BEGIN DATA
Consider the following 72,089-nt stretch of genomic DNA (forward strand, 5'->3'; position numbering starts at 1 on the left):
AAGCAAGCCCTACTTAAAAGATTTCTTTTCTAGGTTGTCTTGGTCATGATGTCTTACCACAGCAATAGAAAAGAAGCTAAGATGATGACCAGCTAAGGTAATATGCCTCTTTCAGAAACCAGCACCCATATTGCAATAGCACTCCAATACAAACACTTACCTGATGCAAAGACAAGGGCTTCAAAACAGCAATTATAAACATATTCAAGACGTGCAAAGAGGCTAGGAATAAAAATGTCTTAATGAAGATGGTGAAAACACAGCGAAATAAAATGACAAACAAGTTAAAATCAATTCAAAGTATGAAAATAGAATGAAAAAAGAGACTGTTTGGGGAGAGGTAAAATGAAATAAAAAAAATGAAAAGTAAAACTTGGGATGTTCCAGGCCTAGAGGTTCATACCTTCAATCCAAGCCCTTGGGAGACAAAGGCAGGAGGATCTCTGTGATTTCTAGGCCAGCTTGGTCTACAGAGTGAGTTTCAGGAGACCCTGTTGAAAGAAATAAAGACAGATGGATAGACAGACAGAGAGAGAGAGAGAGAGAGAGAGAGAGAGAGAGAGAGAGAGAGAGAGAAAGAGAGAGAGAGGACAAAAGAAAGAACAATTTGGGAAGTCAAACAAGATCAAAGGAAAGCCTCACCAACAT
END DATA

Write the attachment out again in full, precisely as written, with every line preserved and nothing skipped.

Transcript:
Consider the following 72,089-nt stretch of genomic DNA (forward strand, 5'->3'; position numbering starts at 1 on the left):
AAGCAAGCCCTACTTAAAAGATTTCTTTTCTAGGTTGTCTTGGTCATGATGTCTTACCACAGCAATAGAAAAGAAGCTAAGATGATGACCAGCTAAGGTAATATGCCTCTTTCAGAAACCAGCACCCATATTGCAATAGCACTCCAATACAAACACTTACCTGATGCAAAGACAAGGGCTTCAAAACAGCAATTATAAACATATTCAAGACGTGCAAAGAGGCTAGGAATAAAAATGTCTTAATGAAGATGGTGAAAACACAGCGAAATAAAATGACAAACAAGTTAAAATCAATTCAAAGTATGAAAATAGAATGAAAAAAGAGACTGTTTGGGGAGAGGTAAAATGAAATAAAAAAAATGAAAAGTAAAACTTGGGATGTTCCAGGCCTAGAGGTTCATACCTTCAATCCAAGCCCTTGGGAGACAAAGGCAGGAGGATCTCTGTGATTTCTAGGCCAGCTTGGTCTACAGAGTGAGTTTCAGGAGACCCTGTTGAAAGAAATAAAGACAGATGGATAGACAGACAGAGAGAGAGAGAGAGAGAGAGAGAGAGAGAGAGAGAGAGAGAGAGAGAAAGAGAGAGAGAGGACAAAAGAAAGAACAATTTGGGAAGTCAAACAAGATCAAAGGAAAGCCTCACCAACAT